In a physical classroom, instructors can easily operate without any systematic lesson plan or course design. Synchronous class time can be occupied by primarily the lecture, occasional discussion, and periodic assessment. In the virtual classroom, in contrast, students enter from anyplace and at anytime. This necessitates a pre-designed set of objectives and learning activities. Greater thought must be given to how students will learn -- a central question of the learning paradigm -- rather than what one will teach. The net result is typically the development and organization of learning activities that involve application, writing, assessment, discussion, or collaboration.
The virtual course environment also tends to encourage more authentic and open-ended assignments. Student access to hardcopy and internet materials preclude the forms of assessment that simply ask students to list or summarize the main points of a theory or article. When teaching online, one is more likely to construct authentic assessments that ask students to engage in activities more closely related to those carried out by practitioners of the discipline. These are often the kinds of skills and capacities we expect our students to develop but frequently fail to incorporate into assignments and exams. They require students to take theoretical material or subject content and organize, synthesize and apply it to a particular case or problem. There is no single pre-determined "answer", but rather a wide variety of possible student products. If students are required to post the results of their efforts on a class bulletin board, they are able to see how others have approached the question and will learn more from one another. If the products are to be graded formally, or assessed by other students, rubrics can be developed and shared. The advantages of using rubrics in this context is that they do not distinguish between "right" and "wrong" but rather identify points of mastery on a continuum from superficial to in-depth, or from novice to expert. They provide a set of criteria to evaluate one's work, as well as the work of others, and contribute to the important learning trait of meta-cognition (see Bransford, Brown and Cocking 1999).
There is also ample evidence that online courses tend to generate greater levels -- quantitatively and qualitatively -- of class participation and discussion. The physical and normative ecological conditions, that often constrain broad-based and in-depth discourse, are minimized with online discussion. Inhibitions are fewer, time constraints are absent, greater reflection is possible, everyone can "talk" at the same time, and the classroom equivalent of non-participatory lurking can be prohibited. Opportunities for participation are equalized yielding a wider range of perspectives that, in turn, stimulates further discussion and debate. Faculty cannot entirely control these discussions. The key is to construct and pose an open-ended question that prompts students to draw on their content knowledge while permitting various approaches and perspectives. Faculty can mediate with an occasional contribution -- a summary or follow-up question -- to sustain the discussion.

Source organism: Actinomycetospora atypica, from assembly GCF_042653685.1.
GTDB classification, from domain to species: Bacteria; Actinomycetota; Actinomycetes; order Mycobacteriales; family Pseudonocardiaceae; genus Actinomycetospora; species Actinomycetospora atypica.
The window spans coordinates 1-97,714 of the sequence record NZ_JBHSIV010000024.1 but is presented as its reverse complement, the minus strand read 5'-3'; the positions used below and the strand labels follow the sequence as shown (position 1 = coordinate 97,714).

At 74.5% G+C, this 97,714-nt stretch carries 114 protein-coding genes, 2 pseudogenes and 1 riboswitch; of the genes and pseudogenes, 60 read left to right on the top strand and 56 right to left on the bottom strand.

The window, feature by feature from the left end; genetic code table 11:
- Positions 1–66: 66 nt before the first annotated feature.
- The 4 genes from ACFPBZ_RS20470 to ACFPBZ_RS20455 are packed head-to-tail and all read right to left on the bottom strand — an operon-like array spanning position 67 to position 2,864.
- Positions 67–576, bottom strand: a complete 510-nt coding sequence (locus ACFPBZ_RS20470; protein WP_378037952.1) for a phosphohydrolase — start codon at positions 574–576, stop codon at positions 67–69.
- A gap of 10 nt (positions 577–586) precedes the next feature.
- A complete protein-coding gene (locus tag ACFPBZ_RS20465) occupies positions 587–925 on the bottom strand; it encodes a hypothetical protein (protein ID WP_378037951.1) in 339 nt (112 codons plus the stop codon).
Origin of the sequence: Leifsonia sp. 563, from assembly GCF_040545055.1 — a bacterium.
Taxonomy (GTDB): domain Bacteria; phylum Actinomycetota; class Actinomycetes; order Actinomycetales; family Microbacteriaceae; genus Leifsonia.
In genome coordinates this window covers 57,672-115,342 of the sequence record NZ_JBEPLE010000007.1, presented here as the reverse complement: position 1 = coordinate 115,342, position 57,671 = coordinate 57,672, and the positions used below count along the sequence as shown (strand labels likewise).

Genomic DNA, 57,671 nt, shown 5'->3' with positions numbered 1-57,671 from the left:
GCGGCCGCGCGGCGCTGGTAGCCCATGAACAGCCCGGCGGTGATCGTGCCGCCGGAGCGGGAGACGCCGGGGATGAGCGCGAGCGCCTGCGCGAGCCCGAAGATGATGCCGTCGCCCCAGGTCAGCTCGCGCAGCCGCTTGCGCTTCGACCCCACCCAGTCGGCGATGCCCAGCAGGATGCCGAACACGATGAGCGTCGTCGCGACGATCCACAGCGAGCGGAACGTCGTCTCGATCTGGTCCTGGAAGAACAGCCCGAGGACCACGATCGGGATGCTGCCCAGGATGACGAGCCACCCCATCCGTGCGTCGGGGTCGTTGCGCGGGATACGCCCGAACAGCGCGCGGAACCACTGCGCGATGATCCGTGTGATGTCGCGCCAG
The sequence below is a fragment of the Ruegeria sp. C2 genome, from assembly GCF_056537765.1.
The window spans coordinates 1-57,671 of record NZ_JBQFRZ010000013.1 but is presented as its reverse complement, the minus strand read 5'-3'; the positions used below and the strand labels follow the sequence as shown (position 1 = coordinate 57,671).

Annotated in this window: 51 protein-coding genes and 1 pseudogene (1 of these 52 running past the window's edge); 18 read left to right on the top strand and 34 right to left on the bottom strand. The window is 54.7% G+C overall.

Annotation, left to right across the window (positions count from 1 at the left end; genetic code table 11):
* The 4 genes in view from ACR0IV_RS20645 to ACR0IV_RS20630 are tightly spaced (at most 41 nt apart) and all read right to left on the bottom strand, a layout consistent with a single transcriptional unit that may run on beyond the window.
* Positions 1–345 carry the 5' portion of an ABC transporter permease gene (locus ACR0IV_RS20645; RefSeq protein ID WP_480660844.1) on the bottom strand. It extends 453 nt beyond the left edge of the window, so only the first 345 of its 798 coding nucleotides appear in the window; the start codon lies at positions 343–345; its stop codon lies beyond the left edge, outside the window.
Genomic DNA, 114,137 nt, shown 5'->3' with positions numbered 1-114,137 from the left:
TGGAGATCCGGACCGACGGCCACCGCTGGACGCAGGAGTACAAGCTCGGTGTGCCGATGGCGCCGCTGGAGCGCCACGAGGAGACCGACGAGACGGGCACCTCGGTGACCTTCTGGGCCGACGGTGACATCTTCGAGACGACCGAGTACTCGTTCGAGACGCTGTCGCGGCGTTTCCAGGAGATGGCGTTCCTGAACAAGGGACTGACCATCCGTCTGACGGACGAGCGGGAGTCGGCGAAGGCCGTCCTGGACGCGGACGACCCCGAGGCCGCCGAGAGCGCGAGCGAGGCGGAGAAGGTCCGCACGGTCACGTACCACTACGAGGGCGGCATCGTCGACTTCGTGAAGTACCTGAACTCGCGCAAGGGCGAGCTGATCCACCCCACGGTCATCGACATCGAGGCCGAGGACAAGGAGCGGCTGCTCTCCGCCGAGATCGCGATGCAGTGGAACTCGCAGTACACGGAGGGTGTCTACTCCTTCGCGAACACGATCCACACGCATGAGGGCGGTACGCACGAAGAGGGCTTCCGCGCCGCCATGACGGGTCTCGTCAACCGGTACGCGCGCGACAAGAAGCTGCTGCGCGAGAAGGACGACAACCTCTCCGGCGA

In short, the ecology of the virtual classroom provides a context for, and stimulates greater attention to, interactive forms of learning. This supports both the emerging learning paradigm as well as the cognitive predisposition of current and future students.
Discussion and Conclusion
As instructional technologies transform the landscape of higher education, it is imperative that sociologists, both as teachers and researchers, theorize and analyze this development. Sociologists should be participating in both the scholarship about, and the scholarship of, teaching. We are equipped with the theoretical, conceptual, and methodological tools to study and communicate the rapidly changing pedagogical places and practices.